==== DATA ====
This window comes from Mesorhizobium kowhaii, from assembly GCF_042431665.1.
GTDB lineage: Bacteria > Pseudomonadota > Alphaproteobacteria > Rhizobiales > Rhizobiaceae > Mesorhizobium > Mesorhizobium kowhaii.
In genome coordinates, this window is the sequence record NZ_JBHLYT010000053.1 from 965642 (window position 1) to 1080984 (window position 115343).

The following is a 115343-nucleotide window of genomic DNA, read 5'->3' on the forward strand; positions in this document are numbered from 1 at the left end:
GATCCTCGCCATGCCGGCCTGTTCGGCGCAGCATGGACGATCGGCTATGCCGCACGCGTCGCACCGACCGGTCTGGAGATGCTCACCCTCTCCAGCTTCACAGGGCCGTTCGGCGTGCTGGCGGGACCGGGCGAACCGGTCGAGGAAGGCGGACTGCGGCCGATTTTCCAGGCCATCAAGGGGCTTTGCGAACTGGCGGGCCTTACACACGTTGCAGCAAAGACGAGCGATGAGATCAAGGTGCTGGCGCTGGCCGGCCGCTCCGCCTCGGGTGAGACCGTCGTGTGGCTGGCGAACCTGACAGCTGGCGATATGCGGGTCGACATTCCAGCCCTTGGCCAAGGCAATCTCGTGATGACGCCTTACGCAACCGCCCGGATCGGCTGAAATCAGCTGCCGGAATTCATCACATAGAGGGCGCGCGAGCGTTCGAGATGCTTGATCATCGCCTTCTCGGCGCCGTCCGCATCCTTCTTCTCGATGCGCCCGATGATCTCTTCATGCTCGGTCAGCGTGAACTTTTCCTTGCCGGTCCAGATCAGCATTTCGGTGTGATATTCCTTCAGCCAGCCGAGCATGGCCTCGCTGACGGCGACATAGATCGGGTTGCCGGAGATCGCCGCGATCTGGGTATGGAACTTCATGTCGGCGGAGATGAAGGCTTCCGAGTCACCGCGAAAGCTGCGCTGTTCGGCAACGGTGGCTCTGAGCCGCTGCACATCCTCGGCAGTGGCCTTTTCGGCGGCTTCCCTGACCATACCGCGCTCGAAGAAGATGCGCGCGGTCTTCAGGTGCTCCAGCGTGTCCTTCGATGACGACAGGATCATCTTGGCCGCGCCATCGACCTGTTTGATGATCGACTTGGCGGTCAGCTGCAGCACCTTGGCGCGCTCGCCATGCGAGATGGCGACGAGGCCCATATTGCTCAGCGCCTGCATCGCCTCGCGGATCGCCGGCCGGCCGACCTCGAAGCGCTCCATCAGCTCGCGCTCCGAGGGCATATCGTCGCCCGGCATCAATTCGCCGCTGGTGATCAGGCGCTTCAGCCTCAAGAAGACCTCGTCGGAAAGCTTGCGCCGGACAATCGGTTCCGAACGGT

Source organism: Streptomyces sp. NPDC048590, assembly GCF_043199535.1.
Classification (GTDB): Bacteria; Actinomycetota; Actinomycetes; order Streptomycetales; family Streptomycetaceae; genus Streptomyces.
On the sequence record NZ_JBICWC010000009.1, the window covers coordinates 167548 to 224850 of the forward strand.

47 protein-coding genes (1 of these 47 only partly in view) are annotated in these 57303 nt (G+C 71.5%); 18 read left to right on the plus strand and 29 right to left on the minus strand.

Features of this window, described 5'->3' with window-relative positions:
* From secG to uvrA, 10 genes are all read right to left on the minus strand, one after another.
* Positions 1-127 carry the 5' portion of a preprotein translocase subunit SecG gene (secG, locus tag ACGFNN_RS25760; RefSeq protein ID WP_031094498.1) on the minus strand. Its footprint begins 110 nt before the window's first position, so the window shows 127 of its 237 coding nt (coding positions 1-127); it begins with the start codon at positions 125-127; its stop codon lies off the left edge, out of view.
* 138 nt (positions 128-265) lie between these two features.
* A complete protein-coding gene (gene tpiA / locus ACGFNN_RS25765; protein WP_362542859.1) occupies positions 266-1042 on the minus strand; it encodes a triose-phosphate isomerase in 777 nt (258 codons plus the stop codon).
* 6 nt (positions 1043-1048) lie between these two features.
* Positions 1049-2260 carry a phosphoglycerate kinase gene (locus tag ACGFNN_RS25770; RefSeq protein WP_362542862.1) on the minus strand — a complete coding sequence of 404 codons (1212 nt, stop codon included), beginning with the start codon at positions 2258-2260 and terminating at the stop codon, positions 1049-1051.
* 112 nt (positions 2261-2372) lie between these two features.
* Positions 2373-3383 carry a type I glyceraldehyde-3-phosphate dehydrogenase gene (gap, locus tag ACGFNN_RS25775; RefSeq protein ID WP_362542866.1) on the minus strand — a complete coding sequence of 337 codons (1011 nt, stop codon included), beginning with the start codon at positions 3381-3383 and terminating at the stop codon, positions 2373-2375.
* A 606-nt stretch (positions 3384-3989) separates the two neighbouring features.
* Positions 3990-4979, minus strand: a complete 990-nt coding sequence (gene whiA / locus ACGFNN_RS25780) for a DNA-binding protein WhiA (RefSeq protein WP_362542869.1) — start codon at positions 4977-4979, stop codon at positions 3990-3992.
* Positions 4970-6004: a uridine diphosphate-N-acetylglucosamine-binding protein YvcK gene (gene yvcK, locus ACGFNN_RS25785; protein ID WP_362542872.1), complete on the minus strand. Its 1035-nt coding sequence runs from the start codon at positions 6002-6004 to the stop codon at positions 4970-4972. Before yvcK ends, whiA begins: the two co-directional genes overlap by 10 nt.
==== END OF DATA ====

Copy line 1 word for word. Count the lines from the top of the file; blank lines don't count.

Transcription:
This window comes from Mesorhizobium kowhaii, from assembly GCF_042431665.1.